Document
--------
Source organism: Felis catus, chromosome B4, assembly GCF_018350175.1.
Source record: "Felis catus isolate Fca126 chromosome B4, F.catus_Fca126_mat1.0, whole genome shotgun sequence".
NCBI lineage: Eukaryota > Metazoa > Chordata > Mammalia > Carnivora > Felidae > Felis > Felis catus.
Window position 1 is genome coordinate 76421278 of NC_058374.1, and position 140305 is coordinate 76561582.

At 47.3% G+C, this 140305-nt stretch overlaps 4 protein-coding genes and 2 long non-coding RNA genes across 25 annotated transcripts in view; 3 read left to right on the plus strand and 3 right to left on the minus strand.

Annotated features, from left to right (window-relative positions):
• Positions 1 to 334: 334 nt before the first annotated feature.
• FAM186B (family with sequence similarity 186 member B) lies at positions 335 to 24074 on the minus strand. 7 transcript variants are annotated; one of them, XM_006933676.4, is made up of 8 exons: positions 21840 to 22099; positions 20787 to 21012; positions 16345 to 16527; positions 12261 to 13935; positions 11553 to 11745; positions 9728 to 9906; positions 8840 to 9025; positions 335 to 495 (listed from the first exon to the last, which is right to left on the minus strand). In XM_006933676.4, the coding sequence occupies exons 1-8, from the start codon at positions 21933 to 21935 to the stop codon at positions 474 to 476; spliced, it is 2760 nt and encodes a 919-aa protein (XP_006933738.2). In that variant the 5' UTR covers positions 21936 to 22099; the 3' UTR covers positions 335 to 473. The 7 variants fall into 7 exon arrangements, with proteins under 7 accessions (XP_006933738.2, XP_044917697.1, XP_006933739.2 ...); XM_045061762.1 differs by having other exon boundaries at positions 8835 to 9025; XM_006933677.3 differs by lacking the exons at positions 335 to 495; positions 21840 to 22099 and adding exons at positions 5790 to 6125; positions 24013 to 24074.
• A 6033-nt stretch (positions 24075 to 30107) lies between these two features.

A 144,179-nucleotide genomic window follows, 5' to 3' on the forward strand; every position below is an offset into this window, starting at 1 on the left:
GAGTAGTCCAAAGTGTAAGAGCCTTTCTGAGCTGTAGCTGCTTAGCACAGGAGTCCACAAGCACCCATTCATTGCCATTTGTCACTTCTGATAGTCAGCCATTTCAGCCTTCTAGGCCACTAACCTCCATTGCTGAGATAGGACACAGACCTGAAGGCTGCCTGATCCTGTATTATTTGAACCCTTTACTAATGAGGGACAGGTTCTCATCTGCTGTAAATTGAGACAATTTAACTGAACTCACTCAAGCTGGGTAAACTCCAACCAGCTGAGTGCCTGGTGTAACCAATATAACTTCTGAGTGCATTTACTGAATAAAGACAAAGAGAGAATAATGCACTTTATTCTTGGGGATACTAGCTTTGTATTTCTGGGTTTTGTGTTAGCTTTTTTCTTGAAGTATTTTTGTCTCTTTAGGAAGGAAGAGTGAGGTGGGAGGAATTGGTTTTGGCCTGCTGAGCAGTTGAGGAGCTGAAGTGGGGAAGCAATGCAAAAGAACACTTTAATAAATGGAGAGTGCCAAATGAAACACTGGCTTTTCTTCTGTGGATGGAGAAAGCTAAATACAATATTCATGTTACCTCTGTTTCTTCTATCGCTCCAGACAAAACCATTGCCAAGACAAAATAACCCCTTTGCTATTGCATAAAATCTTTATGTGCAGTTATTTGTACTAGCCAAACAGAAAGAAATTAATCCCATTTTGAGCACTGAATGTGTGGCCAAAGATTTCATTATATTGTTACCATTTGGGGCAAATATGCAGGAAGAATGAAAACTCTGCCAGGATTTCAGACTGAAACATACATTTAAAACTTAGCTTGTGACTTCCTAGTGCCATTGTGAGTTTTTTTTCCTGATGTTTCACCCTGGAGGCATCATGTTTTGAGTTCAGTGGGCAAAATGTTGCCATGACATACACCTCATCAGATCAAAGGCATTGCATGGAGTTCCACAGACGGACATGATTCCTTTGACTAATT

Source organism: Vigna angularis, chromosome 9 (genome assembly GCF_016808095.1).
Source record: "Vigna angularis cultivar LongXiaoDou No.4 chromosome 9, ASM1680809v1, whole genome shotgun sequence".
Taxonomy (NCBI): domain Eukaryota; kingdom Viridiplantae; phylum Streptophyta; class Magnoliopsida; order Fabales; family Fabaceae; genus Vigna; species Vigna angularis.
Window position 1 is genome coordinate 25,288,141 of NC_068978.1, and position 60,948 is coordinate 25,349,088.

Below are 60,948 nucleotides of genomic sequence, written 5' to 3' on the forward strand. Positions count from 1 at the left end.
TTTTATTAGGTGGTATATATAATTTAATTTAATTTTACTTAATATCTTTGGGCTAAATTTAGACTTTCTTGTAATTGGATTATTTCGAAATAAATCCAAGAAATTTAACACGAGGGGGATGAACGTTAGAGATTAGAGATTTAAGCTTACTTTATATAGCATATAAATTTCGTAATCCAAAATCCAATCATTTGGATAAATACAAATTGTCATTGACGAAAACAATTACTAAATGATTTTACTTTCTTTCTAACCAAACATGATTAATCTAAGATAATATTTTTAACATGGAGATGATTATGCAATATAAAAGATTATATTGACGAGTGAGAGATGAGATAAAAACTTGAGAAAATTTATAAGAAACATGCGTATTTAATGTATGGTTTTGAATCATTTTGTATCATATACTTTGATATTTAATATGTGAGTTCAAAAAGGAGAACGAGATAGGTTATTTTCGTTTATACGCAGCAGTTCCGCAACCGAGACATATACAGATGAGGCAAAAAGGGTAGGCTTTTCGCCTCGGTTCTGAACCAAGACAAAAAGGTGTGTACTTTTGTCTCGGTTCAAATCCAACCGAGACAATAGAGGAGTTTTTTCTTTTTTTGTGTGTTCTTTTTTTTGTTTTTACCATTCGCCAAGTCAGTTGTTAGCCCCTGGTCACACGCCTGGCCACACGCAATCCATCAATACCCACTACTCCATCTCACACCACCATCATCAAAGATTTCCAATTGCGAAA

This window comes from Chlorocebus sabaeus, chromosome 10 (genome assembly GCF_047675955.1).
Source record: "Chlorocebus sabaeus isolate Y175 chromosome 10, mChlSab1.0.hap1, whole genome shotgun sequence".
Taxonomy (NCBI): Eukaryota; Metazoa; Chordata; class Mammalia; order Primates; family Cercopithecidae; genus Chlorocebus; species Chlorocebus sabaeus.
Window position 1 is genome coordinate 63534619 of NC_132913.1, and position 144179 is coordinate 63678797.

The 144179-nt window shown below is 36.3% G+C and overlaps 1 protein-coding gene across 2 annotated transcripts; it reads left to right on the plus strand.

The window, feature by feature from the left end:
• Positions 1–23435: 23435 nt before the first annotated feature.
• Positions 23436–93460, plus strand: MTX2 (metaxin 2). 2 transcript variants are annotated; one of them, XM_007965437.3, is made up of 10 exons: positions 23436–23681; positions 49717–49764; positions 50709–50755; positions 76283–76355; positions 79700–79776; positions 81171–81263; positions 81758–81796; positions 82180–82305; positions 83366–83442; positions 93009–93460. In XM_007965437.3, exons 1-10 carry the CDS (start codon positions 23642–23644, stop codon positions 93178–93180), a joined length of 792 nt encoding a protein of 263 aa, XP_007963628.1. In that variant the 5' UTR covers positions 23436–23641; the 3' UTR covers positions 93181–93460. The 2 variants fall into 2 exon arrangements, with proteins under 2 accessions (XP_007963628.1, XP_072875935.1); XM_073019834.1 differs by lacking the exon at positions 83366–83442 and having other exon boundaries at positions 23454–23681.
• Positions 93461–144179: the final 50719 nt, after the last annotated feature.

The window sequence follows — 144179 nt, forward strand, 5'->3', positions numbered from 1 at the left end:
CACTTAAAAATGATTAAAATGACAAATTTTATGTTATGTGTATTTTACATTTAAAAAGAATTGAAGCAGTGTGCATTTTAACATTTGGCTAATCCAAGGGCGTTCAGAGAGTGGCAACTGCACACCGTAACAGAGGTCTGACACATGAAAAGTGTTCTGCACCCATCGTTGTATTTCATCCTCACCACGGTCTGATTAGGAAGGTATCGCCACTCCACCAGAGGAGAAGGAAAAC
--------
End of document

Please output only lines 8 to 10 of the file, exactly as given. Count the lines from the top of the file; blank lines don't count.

• FAM186B (family with sequence similarity 186 member B) lies at positions 335 to 24074 on the minus strand. 7 transcript variants are annotated; one of them, XM_006933676.4, is made up of 8 exons: positions 21840 to 22099; positions 20787 to 21012; positions 16345 to 16527; positions 12261 to 13935; positions 11553 to 11745; positions 9728 to 9906; positions 8840 to 9025; positions 335 to 495 (listed from the first exon to the last, which is right to left on the minus strand). In XM_006933676.4, the coding sequence occupies exons 1-8, from the start codon at positions 21933 to 21935 to the stop codon at positions 474 to 476; spliced, it is 2760 nt and encodes a 919-aa protein (XP_006933738.2). In that variant the 5' UTR covers positions 21936 to 22099; the 3' UTR covers positions 335 to 473. The 7 variants fall into 7 exon arrangements, with proteins under 7 accessions (XP_006933738.2, XP_044917697.1, XP_006933739.2 ...); XM_045061762.1 differs by having other exon boundaries at positions 8835 to 9025; XM_006933677.3 differs by lacking the exons at positions 335 to 495; positions 21840 to 22099 and adding exons at positions 5790 to 6125; positions 24013 to 24074.
• A 6033-nt stretch (positions 24075 to 30107) lies between these two features.

A 144,179-nucleotide genomic window follows, 5' to 3' on the forward strand; every position below is an offset into this window, starting at 1 on the left: